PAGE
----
March 30, 2008
The crisp winter breeze whistled past my face as we slowly sauntered home from the restaurant, Tavern on Dean. My cousin Jack and I were talking while my brother Shea and my cousin Greta were chasing each other. This would seem like a nice, relaxing night. It would seem like it.

As we walked home we came to a very large road, so large -in fact- that there was a slab of sidewalk in between.

We started to stride across when the streetlight flashed walk. But we were coaxed back when after a half- second, the light turned to a blinking red. We obviously had come to a broken streetlight. So the next time it turned to walk, we ran for it. Again, after a half-second, the light started blinking red. Luckily, it took a long time for the light to turn completely red. So in the time we had, we dashed across the street, with me leading the pack. We got halfway through with the light still blinking. And right when I was three quarters of the way th-“CRASH!”

Next thing I knew, I was laying on the sidewalk with my head spinning, a silver Toyota Camry was sitting on the street in front of me, my dad was howling at the driver and everyone else was helping me up and ushering me to the sidewalk. I must have lost a few brain cells when I fell because it took me about 5 minutes to realize I was hit by a car.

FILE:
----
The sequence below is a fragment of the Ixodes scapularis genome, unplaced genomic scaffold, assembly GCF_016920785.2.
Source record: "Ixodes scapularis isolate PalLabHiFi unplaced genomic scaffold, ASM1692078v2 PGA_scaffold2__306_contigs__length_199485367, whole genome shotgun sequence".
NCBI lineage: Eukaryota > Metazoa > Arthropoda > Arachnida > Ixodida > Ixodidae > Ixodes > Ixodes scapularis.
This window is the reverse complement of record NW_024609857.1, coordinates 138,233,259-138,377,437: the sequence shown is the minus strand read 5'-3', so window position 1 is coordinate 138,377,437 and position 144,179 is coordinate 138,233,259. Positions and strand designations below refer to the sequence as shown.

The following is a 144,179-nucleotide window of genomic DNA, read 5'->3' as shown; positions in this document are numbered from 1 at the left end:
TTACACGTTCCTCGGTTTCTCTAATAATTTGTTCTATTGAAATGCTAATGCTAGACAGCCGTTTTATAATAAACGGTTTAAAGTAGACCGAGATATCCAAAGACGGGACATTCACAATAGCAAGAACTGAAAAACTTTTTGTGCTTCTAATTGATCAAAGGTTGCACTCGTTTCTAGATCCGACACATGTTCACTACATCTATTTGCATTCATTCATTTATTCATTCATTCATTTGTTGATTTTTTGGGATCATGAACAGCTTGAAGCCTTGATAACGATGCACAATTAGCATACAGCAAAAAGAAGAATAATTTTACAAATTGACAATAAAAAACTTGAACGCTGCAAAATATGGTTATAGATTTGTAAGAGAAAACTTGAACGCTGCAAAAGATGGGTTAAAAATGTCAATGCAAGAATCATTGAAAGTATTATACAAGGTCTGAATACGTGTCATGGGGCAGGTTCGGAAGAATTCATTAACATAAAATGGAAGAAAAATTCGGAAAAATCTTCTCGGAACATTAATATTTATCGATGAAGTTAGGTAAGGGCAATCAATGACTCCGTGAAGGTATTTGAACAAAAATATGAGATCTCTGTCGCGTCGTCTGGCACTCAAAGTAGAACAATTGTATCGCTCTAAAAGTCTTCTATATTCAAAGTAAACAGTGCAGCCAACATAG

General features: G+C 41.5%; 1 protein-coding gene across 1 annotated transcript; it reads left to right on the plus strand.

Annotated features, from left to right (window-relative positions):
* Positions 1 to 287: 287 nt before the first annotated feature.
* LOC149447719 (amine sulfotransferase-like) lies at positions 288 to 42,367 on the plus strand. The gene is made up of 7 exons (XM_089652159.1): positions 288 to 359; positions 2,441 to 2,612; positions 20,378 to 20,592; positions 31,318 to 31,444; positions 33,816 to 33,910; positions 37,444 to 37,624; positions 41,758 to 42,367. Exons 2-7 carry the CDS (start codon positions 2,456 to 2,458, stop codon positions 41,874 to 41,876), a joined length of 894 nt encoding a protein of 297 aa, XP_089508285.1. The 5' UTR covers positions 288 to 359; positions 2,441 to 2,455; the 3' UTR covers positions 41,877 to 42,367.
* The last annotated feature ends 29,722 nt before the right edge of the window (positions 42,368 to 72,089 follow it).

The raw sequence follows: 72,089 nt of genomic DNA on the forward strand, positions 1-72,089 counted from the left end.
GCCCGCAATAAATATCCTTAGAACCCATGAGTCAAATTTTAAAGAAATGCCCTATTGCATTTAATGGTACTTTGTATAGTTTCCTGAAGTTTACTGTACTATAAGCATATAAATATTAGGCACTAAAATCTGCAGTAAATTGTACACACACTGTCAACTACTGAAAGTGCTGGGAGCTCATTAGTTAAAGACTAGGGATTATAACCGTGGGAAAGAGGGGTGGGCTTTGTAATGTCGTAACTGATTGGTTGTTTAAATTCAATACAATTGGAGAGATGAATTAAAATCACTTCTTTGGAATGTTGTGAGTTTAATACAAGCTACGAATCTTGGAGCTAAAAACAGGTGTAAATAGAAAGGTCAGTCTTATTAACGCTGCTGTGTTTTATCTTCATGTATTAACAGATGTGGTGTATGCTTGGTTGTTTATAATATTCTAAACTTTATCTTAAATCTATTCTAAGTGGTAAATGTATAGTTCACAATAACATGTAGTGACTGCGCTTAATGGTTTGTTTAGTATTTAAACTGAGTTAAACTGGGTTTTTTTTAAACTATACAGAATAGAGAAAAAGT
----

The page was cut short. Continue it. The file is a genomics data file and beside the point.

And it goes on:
As I walked over to the sidewalk I realized that Shea and Greta were crying, my mom was worriedly apprising my dad to write down the license plate number and my dad was calling 911 with my cousin Jack’s phone. I was staring blankly at them the whole time.

Soon, an ambulance came. Now, I had come back to life and realized that this was actually happening. I got really worried, not for myself, but for the people who hit me. They were going to get in trouble and I kept feeling like it was my fault. They were the one’s who made the illegal turn and hit me, and I still had the light. But something made me feel guilty.


As I stepped into the ambulance I realized that nothing really hurt. But I still had to go in. So I went in and got asked a series of very repetitive questions, like, “Does anything hurt? Does it hurt when I do this? Are you sure nothing hurts?” Questions like that. Finally, they let me go home.

Getting hit by a car was one of the strangest events that ever happened to me. An experience that shocked me, surprised me, and even bored me. And although everything was strange and confusing, I’m sort of glad this happened. I needed something to make me more conscious of the road and the world around me. And now that I know to be a little smarter when crossing the street, I’m sure that something like this will never happen again.

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